We're excited to have you here in the community. Thanks for taking the time to reach out!
Thanks for having me! Vermont is definitely a great place to be if you want to get into that lifestyle. I've seen a good amount of the shelters along the AT/LT in Southern VT. I was thinking I would start by camping at those.
Compared to riding a snowboard at a resort, planning a backpacking trip opens up a whole new world of planning and logistics--- How far are you going? How hard will it be to get there? How much food do you need? Where is there water? How will you make the water safe to drink? What if it rains? What injuries can you treat on the trail? Are there going to be bears around? How will you deal with human waste? How will you get back to your car? Do you need gear for some other sport in the backcountry like fishing, rock climbing or packrafting? etc, etc, etc.. This is probably why backpacking especially appeals to detail oriented worry-warts such as myself.
You can think about it this way: If you had a daypack with a few basics-- a first aid kit, water, an extra layer, a mylar emergency blanket, some granola bars -- you'd be cold and hungry, but basically fine even if you got lost and had to stay outside overnight. So everything else you add to your pack is really just so that you'll be more comfortable. The tradeoff for everything you take besides the basic survival gear is between weight and comfort. Everyone seems to have their own idea about what is most essential for comfort. For some people it's good food or a book or a fancy sleeping pad. For me it's comfortable camp shoes.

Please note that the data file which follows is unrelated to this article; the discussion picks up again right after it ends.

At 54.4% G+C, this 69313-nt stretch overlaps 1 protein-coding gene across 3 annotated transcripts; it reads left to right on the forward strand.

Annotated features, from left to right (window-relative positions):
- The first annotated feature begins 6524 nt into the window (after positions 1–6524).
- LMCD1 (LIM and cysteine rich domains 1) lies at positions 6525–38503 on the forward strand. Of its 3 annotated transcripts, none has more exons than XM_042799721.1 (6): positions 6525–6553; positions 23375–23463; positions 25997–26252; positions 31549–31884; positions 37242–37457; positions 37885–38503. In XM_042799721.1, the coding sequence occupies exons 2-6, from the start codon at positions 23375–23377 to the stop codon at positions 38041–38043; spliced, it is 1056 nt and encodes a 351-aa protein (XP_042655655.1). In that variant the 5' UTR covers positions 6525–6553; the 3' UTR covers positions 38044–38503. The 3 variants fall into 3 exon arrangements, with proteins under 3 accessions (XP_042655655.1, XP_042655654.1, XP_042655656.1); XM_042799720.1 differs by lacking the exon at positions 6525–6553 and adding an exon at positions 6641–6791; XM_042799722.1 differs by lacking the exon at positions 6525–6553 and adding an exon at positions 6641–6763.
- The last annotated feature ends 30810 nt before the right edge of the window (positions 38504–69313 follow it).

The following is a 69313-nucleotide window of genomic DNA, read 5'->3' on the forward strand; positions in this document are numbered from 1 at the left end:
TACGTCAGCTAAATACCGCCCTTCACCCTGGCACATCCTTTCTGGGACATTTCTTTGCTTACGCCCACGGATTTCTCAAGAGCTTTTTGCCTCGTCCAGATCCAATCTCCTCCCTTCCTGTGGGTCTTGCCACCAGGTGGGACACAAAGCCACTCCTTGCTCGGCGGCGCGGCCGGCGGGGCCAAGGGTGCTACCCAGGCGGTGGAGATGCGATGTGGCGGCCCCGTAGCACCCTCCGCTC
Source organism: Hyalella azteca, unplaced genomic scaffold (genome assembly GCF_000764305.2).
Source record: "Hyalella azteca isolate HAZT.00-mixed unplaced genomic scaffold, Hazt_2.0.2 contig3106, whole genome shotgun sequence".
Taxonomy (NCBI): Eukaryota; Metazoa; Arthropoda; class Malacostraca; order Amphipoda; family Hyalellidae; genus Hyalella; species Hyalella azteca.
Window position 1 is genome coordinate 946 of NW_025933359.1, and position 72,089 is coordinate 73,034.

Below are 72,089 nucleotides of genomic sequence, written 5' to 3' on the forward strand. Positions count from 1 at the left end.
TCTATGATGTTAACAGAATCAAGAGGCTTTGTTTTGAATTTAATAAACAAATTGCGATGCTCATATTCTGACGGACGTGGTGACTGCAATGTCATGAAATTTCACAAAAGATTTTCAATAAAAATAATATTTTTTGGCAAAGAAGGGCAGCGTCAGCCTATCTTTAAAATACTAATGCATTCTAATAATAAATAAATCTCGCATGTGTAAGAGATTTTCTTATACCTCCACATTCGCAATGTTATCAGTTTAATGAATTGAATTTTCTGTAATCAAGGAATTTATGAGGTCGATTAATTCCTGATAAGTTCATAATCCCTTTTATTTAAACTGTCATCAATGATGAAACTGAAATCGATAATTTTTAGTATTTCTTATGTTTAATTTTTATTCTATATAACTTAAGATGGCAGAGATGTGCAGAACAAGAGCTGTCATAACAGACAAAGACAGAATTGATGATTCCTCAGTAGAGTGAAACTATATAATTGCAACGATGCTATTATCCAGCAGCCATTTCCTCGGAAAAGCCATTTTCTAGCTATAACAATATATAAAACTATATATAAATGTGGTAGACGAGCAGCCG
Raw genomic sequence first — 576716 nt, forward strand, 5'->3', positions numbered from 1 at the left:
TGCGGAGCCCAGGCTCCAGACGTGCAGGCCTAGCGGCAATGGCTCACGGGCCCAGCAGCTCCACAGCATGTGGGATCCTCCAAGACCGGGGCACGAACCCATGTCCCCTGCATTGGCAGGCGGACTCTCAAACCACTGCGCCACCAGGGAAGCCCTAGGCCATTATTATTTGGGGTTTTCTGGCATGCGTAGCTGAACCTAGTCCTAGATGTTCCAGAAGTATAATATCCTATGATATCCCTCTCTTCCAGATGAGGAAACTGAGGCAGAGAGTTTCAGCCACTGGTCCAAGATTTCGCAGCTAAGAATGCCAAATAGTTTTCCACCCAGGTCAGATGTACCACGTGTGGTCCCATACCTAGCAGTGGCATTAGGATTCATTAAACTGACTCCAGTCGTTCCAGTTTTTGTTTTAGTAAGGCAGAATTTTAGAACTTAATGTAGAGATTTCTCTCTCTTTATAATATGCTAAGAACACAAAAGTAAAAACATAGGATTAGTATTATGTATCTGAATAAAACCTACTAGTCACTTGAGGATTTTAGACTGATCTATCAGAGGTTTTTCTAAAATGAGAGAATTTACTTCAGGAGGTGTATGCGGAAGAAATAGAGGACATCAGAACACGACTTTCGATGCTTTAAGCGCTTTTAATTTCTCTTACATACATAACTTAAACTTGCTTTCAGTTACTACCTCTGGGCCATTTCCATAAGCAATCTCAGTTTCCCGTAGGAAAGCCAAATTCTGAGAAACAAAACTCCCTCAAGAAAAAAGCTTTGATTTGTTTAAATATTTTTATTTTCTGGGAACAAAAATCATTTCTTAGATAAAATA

Depending on where you go hiking, there might also be rules, for instance about where you can or can't have a campfire, whether you need to pack food in a bear-resistant container, whether you need a permit and such. It's good etiquitte to follow the rules because it helps keep the area nice and these days there are no undiscovered places any more.
When you get out in the woods, talk to the other people you meet there. They will have all kinds of good advice about campsites, side hikes, viewpoints and such. If they are on their way out, they might even give you their leftover chocolate (just kidding. There is never any leftover chocolate).
I love how you break things down, hahaha! I am also a detail-oriented worry wart. As I said in my response to @MagicToolbox, I have been having questions about bear safety on the trail. I've been trying to find the best way ton safely pack food while still leaving a good amount of room in your pack. I was also looking for tips on how to make a bear hang.
I am not a fan of bear hangs - too likely to fail. A better bet is a bear canister. Here is a good primer on bear protocols- https://www.nps.gov/subjects/bears/storingfood.htm.
Proper handling of your food and similar stuff is a fairly important skill which varies from area to area. At Channel islands National Park, there are no bears, but there are island foxes, which regularly patrol the campgrounds for food. Fox proof lockers are provided as a result.